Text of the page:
The theme is the heroic nature of the horses’ service and how different breeds have made varying contributions, based upon the breed characteristics and the individual nature of the mounts concerned. The breeds of horses which feature include; Thoroughbreds, Arabians, Basuto Ponies, Mustangs, Australian Walers, South African Boerpeerds, Hunters, Appaloosas, and even a Mongolian Pony, along with mentions of numerous others. The objective is to tell the war story from the horse’s perspective and hence understand the campaigns from an equine perspective. This is the first book that will tell the stories of many equine heroes, rather than of a particular horse, and the first to base the history not only around the war concerned but also around the breed. The first chapter focuses on the life of the Duke of Wellington’s Thoroughbred, Copenhagen, who carried him through the Peninsula and the 100 Days of the Waterloo Campaign. The descendant of one of the most famous racehorses of all time, Eclipse, through Copenhagen we learn of the early development of the Thoroughbred racehorse and then of the Duke of Wellington’s military career, culminating at Waterloo. Finally, we enjoy Copenhagen’s years of fame as an equine superstar. Next the book considers the Crimean War. Despite his many flaws, it took great courage for Lord Cardigan to lead his cavalry into the Russian guns at Balaclava. We hear his story from the perspective of the incredibly honest and brave Thoroughbred, Ronald, who led the Charge of the Light Brigade. We hear of Ronald’s life, the Crimean War and also the story of another Thoroughbred who charged that day, Sir Briggs. An ex-Steeplechaser owned by Lord Tredegar, through Sir Briggs we learn something of the early development of the sport of Steeplechasing. Turning to the United States, we discuss the remarkable career of the Mustang, Tartar, from surviving the winter snows of the Utah campaign against the Mormons in 1857/8 and on through the entire Civil War. The stories of other equine battlers of the war are also told, including General Meade’s horse, Old Baldy, who saw action in nine major battles, before we move back out west to discover how, after the Fetterman Massacre at Fort Phil Kearny, John “Portugee” Phillips rode Dandy for three days and nights through snow drifts and sub-zero temperatures to raise help from Fort Laramie. They arrived on Christmas day but the effort was too much for poor Dandy who collapsed dead of exhaustion on arrival. Staying in the west, we discuss possibly the most famous military Mustang of all, Comanche, the only survivor of Custer’s Last Stand at the Battle of the Little Bighorn. The mount of Captain Myles Keogh, through Comanche we retell the story of both Keogh and Custer and in so doing learn much about the Mustang breed and Indian Warfare on the Great Plains. Finally, despite his many wounds it is a story with a happy ending as Comanche enjoyed a celebrated retirement as mascot for the 7th Cavalry. A year after the Little Bighorn the peaceable Nez Perce tribe of Idaho who were provoked into conflict and gave the US Army a consummate lesson in mobile mounted warfare. Accomplished horse breeders, they had developed the spotty Appaloosa from native stock into a hard sure footed breed of great endurance and adaptability. Throughout 1877 on their Appaloosas they were to out run the US Army over 1700 miles of Idaho, Wyoming, Yellowstone and Montana for 113 days, defeating the soldiers on numerous occasions despite being outnumbered. We discover the history of this remarkable breed and tell the story of this epic campaign of manoeuvre and endurance which culminated in their defeat and capture just 40 miles from the Canadian border. Turning to the Zulu War the book looks at the Basuto breed. With the British Central Column defeated by the Zulus at Isandlwana and the southern column besieged at Eshowe, Lord Chelmsford hoped that Colonel Wood’s Northern Column might provide some much needed success. In one of the lesser known battles of the Zulu War, the then Lieutenant Colonel Redvers Buller led his men to the summit of Hlobane plateau in the hope of capturing Zulu cattle. What he discovered was a Zulu Impi which trapped his mounted infantry and left them with the 400ft knife edge drop of the Devil’s Pass as their only escape. On his brave, sure footed Basuto Pony, Warrior, Trooper George Mossop leapt down that pass and despite impaling himself, Warrior went on to carry Mossop the 12 miles to safety at Khambula. The chapter covers the history of this campaign and the development of the Basuto breed along with the story of how Buller won his VC that day. Next we turn to the breed of endurance specialists, the Arabian Horse, and describe how it contributed to British Colonial conflicts in the later nineteenth century. Vonolel was the Arabian that carried Lord Frederick Roberts 300 miles across Afghanistan to Kandahar to win a famous victory. Also there on that campaign was Lt Col Francis Brownlow of the 72nd Highlanders who rode his remarkable chestnut Arabian, Maidan, who had been bred in the Nejd of Saudi Arabia. A remarkable horse that was born in 1869 and had already won many races, Maidan went on to further campaigns and to win many more races before his death in England. Finally, we hear of Maharajah, the Arabian mount of the Imperial Yeoman, Captain Jack Seely. Against the Imperial Yeomanry were the Boer Commandos of Christian De Wet on their mobile hardy Boerperds. Maharajah carried Jack throughout his tour in the equine holocaust of the 2nd Boer War and was one of the few horses to return home. The story of horses in World War I has become associated with the futility of the charge against trenches, machine guns and barbed wire. However, in the Middle East where mobility was key, cavalry had notable success such as that of the Australian Light Horse at Beersheba on 31st October 1917. Trooper Sloan “Scotty” Bolton charged that day on his Waler horse, Monty and we tell their story, as has been told in the 1987 feature film The Light Horsemen. We tell of the development of the Waler breed and their adaptability to the dessert, and also of the contribution of British cavalry, such as the magnificent charge of the Queen’s Own Dorset Yeomanry at Agagia against the Senussi tribe in Egypt. In addition to describing Allenby’s cavalry campaigns, we also link back to the story of the now General Jack Seely and hear of the equally heroic and magnificent, but sadly more costly, charge of Lord Strathcona’s Horse of the Canadian Cavalry Brigade at Moreuil Wood on the Western Front. Closer to a scene out of Spielberg’s Warhorse, we describe how Lieutenant Gordon Flowerdew earned his VC on 31th March 1918 and helped to stop the German advance on the Western Front. Equine involvement in war did not cease with the Treaty of Versailles. An Italian Equestrian of Olympic standard named Amadeo Guillet was to show that in the terrain of Abyssinia, mounted troops could still be successful. In telling his story we describe the Abyssinian Crisis of 1935 and how on Christmas Day he charged on his Arabian, Sandor to defeat Haile Selassie’s troops at Selaclaca Gorge. Subsequently during the Second World War, again astride Sandor, he charged with over 500 mounted men against British and Indian troops in armoured cars and tanks at Keru, throwing grenades as they went. Our final equine hero comes from the US Marine Corps at Outpost Vegas during the Korean War. Purchased by 2nd Lt Eric Pedersen, of the Recoilless Rifle Platoon of the Anti-tank Company of the 5th Marine Corps, Sergeant Reckless was a chestnut Mongolian pony from the racecourse at Seoul who was trained to carry 75mm ammunition. On 25 March 1953 Sgt Reckless carried those shells by himself, without being led, across paddy fields and up steep hills a distance of 1,800yds. He made that trip 51 times, carrying wounded men back down as he went, and earning two purple hearts for his wounds in the process. Back in the USA at the end of the war he was a highly decorated veteran and celebrity who in 1990 was ranked by Life Magazine as one of the top 100 US heroes of all time alongside Washington and Lincoln. The book should appeal to anyone with a general interest in military history who is after a new perspective on otherwise familiar, or in some cases, little known history. However, the book is written in such a way that it will also be of interest to anyone with a love of horses or equestrian pursuits. With the courage of horses not limited to one nation there are stories from across the English speaking world, notably, UK, USA, Australia, South Africa, Canada, and New Zealand. It should also appeal to the Arabian world due to the many references to Arab horses and there is even the story of an heroic Arabian owned by an Italian. By telling the story of conflicts with the horse as the protagonist, Heroic Horses brings alive the histories for a wider range of readers than would be the case if the viewpoint were that of the leader. In focusing on the stories of the horses rather than the riders, Heroic Horse, in non-fictional form, taps into the same spirit as Michael Murpogo’s War Horse, the tale of the fictional horse Joey. These real stories of equine endeavour are equally moving and since they relate to an innate and global human affection for the horse, and enable to horrors and gallantry of war to be examined afresh from the perspective of the morally blameless servant of the soldier.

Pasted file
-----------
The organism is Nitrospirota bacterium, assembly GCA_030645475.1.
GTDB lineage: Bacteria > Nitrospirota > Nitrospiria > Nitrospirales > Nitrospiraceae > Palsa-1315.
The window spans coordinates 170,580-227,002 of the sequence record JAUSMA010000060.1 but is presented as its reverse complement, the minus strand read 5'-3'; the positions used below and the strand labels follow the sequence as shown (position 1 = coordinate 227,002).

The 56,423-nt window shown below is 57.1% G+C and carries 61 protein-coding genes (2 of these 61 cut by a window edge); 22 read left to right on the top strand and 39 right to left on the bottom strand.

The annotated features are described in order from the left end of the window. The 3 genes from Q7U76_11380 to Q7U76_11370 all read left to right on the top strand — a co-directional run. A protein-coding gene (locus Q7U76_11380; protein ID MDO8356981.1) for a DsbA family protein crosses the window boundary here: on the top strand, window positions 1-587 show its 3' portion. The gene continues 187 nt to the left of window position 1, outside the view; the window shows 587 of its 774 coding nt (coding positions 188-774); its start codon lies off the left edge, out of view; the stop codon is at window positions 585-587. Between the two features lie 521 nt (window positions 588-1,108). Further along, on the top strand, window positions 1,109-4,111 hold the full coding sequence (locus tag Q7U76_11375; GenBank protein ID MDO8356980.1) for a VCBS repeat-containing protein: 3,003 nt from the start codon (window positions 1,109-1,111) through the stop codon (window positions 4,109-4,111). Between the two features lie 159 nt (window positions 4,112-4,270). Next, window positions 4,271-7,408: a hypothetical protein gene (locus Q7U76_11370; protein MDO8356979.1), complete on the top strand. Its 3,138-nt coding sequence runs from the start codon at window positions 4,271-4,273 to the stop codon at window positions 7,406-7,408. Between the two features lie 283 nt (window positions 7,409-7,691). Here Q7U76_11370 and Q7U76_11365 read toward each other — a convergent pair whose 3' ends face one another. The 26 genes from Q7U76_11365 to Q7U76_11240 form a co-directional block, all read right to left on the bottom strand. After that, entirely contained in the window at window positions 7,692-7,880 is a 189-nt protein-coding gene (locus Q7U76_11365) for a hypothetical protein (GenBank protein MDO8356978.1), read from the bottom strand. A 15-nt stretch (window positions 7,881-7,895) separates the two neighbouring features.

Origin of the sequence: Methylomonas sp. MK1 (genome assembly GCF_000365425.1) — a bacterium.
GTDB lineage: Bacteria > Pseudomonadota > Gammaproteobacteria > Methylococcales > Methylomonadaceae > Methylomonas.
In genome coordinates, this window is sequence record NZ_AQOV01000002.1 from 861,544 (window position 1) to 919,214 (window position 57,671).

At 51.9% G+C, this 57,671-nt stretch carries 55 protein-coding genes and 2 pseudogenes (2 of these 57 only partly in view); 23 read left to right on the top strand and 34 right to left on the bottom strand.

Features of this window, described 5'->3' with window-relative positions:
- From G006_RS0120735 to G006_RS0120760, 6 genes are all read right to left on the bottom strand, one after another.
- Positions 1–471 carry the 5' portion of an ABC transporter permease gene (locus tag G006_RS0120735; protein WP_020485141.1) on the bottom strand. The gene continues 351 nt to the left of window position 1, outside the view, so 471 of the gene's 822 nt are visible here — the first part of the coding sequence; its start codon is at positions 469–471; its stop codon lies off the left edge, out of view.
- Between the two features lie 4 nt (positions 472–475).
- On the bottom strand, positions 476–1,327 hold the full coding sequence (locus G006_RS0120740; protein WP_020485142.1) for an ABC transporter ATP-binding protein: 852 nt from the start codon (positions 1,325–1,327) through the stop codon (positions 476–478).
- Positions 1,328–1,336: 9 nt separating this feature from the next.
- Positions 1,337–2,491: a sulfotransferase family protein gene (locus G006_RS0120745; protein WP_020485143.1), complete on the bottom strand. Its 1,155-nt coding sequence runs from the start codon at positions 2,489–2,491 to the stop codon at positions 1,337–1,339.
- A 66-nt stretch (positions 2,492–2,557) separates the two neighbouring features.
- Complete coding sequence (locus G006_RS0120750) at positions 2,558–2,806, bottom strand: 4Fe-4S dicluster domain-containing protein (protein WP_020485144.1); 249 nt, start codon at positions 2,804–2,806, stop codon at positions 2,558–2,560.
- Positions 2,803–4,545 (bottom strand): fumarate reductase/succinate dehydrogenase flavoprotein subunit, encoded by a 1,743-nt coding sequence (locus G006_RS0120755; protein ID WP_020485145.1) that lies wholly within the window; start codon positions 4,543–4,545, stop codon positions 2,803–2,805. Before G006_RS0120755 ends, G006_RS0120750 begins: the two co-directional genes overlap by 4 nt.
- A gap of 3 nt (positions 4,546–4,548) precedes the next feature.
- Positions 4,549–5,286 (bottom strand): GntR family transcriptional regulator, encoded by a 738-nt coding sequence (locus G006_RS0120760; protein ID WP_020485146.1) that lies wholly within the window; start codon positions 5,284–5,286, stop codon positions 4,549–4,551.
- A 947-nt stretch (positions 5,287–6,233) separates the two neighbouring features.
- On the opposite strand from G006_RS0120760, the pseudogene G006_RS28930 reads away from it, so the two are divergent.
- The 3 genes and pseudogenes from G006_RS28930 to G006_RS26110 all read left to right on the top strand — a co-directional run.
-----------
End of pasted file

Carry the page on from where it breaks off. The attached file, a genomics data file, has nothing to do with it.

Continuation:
HEROIC HORSES Tales of Equine Courage from Waterloo to Korea
The tale of a number of military horses and their contributions in a range of wars and conflicts across the globe from the Napoleonic era to the Korean War. The book recounts the stories and exploits of some famous war horses and some far less well-known, along with those of their riders, and in so doing describes the history of those wars and campaigns.
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Softback, 216 pages